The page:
A new interconnect technology being developed by Intel could be ready for use by 2015 and will be able to shuttle data between computers at up to five times the speed of its recently launched Thunderbolt technology, an Intel researcher said on Wednesday.
The new technology uses silicon photonics, which combines silicon components with optical networking, to carry data at up to 50 gigabits per second over distances of up to 100 meters, said Jeff Demain, strategy director of circuits and system research at Intel Labs, at a company event in New York.
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Intel expects the technology to be ready for use in PCs, tablets, smartphones, televisions, and other products by 2015, Demain said. As well as being faster than today's interconnect technologies, it's expected to lower costs because the components will be built using existing silicon manufacturing techniques.
The technology could be used in TVs and set-top boxes to carry video streams at much higher definition than those available today. Image resolution is likely to quadruple by the middle of the decade, when successors to 1080p have arrived, and that will mean more data has to be pushed to the TV.
It should also enable faster data transfers between smartphones, tablets, PCs and peripherals such as external storage drives.
The technology still has a way to go, but Intel showed its progress at the event in New York Wednesday. It showed what it said were working prototypes of the silicon chips used to transmit and receive the laser signals.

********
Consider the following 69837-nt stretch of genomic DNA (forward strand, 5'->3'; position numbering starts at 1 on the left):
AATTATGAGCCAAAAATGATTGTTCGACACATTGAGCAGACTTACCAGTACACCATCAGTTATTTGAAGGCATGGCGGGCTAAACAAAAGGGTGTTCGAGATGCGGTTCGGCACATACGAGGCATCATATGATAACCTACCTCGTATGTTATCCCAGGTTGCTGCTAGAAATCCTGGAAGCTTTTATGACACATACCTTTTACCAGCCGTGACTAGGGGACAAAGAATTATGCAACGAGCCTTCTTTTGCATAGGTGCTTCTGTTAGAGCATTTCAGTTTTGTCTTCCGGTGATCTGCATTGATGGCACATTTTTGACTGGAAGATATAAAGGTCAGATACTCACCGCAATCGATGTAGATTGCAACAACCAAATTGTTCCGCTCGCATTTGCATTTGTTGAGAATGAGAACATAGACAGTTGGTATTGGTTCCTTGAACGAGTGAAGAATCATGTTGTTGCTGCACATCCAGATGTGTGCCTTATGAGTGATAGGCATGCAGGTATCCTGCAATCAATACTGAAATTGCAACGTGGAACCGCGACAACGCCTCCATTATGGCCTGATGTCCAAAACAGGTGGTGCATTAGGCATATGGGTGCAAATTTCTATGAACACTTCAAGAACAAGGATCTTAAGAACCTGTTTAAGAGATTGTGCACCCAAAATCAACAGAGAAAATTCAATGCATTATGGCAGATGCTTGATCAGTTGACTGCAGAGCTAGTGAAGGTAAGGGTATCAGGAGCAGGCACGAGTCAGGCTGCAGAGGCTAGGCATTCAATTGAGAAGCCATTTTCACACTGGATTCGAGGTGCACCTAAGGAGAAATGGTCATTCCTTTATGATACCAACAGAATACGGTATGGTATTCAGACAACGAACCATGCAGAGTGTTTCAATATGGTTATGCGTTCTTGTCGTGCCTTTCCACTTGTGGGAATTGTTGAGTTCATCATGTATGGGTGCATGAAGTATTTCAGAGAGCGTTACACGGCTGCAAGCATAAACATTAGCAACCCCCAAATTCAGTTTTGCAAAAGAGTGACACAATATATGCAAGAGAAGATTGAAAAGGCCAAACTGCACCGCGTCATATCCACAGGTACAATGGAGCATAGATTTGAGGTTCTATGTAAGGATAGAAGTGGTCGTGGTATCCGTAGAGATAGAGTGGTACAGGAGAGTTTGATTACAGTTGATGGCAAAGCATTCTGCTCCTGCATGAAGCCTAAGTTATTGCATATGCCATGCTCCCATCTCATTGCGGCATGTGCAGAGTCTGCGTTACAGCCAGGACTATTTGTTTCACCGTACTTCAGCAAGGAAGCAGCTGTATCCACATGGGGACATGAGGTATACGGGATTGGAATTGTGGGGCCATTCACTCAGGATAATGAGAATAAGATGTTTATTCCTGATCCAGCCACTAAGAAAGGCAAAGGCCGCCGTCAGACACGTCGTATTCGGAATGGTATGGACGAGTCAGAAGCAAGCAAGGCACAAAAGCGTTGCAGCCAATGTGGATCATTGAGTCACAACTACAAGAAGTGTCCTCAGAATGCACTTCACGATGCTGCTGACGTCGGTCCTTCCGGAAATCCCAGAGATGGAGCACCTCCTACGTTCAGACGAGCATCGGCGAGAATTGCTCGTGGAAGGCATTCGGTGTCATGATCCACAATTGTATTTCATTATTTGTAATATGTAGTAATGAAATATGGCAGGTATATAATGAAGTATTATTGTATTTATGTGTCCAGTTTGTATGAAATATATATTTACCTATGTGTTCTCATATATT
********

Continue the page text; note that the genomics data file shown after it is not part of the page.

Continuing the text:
It also showed mock-ups of the cables that will carry the data. They were not working samples, and Intel did not show the interconnect technology in action, but it showed how the cables will be thinner than those used for Thunderbolt and USB 3.0.
Thunderbolt, introduced in February, can transfer data between devices at up to 10 gigabits per second. Intel developed the technology with Apple, which offers Thunderbolt ports in its new MacBook Pro laptops. The initial version uses copper wires, but Intel hopes to start using optical cables next year.
Thunderbolt already helps reduce the number of chips and connector ports in devices by supporting both the PCI-Express and DisplayPort protocols. The new photonics technology should support those protocols as well as others, Demain said.
Thunderbolt will likely coexist alongside the new technology in some devices, he said. "We see them as complementary. It's the evolution of these connectors and protocols as they move forward," Demain said. "Thunderbolt is more than a cable. It's a router chip that aggregates DisplayPort and PCI-Express."
Intel has been researching silicon photonics for some time, as have IBM, Hewlett-Packard, and other vendors. IBM has been exploring its use for connecting transistors on chips, rather than just between larger devices.
Before the technology comes to market, Intel plans to combine the transmitter and receiver components into a single chip, and also to shrink the chips to a size where they will fit inside smartphones and tablets.
The silicon lasers can be made using existing manufacturing techniques, which will help keep costs down and is partly why chip makers like Intel and IBM are interested in it.
"We have to use the silicon manufacturing technologies we know," Demain said. "That's what the promise of the technology is. It is based on a silicon foundation."